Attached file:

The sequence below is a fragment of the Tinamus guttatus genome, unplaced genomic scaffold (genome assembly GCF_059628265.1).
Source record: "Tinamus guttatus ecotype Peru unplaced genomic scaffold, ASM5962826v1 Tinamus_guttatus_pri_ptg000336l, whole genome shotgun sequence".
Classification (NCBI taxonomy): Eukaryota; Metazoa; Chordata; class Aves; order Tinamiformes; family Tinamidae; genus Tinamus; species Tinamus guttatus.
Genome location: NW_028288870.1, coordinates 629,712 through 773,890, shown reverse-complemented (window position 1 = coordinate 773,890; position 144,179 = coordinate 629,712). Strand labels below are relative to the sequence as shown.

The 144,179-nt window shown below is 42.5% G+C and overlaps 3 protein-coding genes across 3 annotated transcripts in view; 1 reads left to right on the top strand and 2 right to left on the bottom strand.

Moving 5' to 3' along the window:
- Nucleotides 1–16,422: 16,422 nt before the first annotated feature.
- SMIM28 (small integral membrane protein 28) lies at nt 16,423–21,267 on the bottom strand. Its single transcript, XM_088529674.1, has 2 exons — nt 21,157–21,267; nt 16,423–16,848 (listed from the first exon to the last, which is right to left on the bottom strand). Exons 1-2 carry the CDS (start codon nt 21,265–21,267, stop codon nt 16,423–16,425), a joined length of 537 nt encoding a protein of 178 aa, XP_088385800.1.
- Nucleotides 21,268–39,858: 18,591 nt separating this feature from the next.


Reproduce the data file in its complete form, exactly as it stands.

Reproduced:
The sequence below is a fragment of the Tinamus guttatus genome, unplaced genomic scaffold (genome assembly GCF_059628265.1).
Source record: "Tinamus guttatus ecotype Peru unplaced genomic scaffold, ASM5962826v1 Tinamus_guttatus_pri_ptg000336l, whole genome shotgun sequence".
Classification (NCBI taxonomy): Eukaryota; Metazoa; Chordata; class Aves; order Tinamiformes; family Tinamidae; genus Tinamus; species Tinamus guttatus.
Genome location: NW_028288870.1, coordinates 629,712 through 773,890, shown reverse-complemented (window position 1 = coordinate 773,890; position 144,179 = coordinate 629,712). Strand labels below are relative to the sequence as shown.

The 144,179-nt window shown below is 42.5% G+C and overlaps 3 protein-coding genes across 3 annotated transcripts in view; 1 reads left to right on the top strand and 2 right to left on the bottom strand.

Moving 5' to 3' along the window:
- Nucleotides 1–16,422: 16,422 nt before the first annotated feature.
- SMIM28 (small integral membrane protein 28) lies at nt 16,423–21,267 on the bottom strand. Its single transcript, XM_088529674.1, has 2 exons — nt 21,157–21,267; nt 16,423–16,848 (listed from the first exon to the last, which is right to left on the bottom strand). Exons 1-2 carry the CDS (start codon nt 21,265–21,267, stop codon nt 16,423–16,425), a joined length of 537 nt encoding a protein of 178 aa, XP_088385800.1.
- Nucleotides 21,268–39,858: 18,591 nt separating this feature from the next.